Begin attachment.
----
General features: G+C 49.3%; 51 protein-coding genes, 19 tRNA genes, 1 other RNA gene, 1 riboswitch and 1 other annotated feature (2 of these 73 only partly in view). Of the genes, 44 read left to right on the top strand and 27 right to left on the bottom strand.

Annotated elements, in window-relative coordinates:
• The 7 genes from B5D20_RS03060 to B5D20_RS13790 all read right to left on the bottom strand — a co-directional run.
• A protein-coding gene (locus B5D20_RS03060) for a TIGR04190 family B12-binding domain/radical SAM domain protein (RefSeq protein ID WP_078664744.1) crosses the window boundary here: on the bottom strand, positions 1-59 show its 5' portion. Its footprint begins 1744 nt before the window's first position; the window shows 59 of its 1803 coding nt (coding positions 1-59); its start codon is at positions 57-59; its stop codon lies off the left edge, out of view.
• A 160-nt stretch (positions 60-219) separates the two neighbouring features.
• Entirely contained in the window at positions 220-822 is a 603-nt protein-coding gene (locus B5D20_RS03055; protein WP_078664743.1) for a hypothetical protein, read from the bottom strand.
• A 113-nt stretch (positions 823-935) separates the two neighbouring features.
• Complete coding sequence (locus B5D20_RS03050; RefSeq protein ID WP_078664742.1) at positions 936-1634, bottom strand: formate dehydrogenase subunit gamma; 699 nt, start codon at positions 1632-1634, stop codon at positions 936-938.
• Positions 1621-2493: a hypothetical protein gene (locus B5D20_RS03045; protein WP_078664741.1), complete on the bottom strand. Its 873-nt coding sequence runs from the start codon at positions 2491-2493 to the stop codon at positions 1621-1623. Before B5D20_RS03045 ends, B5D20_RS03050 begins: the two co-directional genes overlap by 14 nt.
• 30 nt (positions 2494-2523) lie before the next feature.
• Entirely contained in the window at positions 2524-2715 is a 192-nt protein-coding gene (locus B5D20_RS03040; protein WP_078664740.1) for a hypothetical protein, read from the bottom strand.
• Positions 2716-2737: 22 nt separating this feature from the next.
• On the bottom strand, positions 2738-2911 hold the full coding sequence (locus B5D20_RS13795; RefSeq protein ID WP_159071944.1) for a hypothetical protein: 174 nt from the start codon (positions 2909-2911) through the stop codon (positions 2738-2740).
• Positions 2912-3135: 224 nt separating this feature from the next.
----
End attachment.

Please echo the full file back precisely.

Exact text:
General features: G+C 49.3%; 51 protein-coding genes, 19 tRNA genes, 1 other RNA gene, 1 riboswitch and 1 other annotated feature (2 of these 73 only partly in view). Of the genes, 44 read left to right on the top strand and 27 right to left on the bottom strand.

Annotated elements, in window-relative coordinates:
• The 7 genes from B5D20_RS03060 to B5D20_RS13790 all read right to left on the bottom strand — a co-directional run.
• A protein-coding gene (locus B5D20_RS03060) for a TIGR04190 family B12-binding domain/radical SAM domain protein (RefSeq protein ID WP_078664744.1) crosses the window boundary here: on the bottom strand, positions 1-59 show its 5' portion. Its footprint begins 1744 nt before the window's first position; the window shows 59 of its 1803 coding nt (coding positions 1-59); its start codon is at positions 57-59; its stop codon lies off the left edge, out of view.
• A 160-nt stretch (positions 60-219) separates the two neighbouring features.
• Entirely contained in the window at positions 220-822 is a 603-nt protein-coding gene (locus B5D20_RS03055; protein WP_078664743.1) for a hypothetical protein, read from the bottom strand.
• A 113-nt stretch (positions 823-935) separates the two neighbouring features.
• Complete coding sequence (locus B5D20_RS03050; RefSeq protein ID WP_078664742.1) at positions 936-1634, bottom strand: formate dehydrogenase subunit gamma; 699 nt, start codon at positions 1632-1634, stop codon at positions 936-938.
• Positions 1621-2493: a hypothetical protein gene (locus B5D20_RS03045; protein WP_078664741.1), complete on the bottom strand. Its 873-nt coding sequence runs from the start codon at positions 2491-2493 to the stop codon at positions 1621-1623. Before B5D20_RS03045 ends, B5D20_RS03050 begins: the two co-directional genes overlap by 14 nt.
• 30 nt (positions 2494-2523) lie before the next feature.
• Entirely contained in the window at positions 2524-2715 is a 192-nt protein-coding gene (locus B5D20_RS03040; protein WP_078664740.1) for a hypothetical protein, read from the bottom strand.
• Positions 2716-2737: 22 nt separating this feature from the next.
• On the bottom strand, positions 2738-2911 hold the full coding sequence (locus B5D20_RS13795; RefSeq protein ID WP_159071944.1) for a hypothetical protein: 174 nt from the start codon (positions 2909-2911) through the stop codon (positions 2738-2740).
• Positions 2912-3135: 224 nt separating this feature from the next.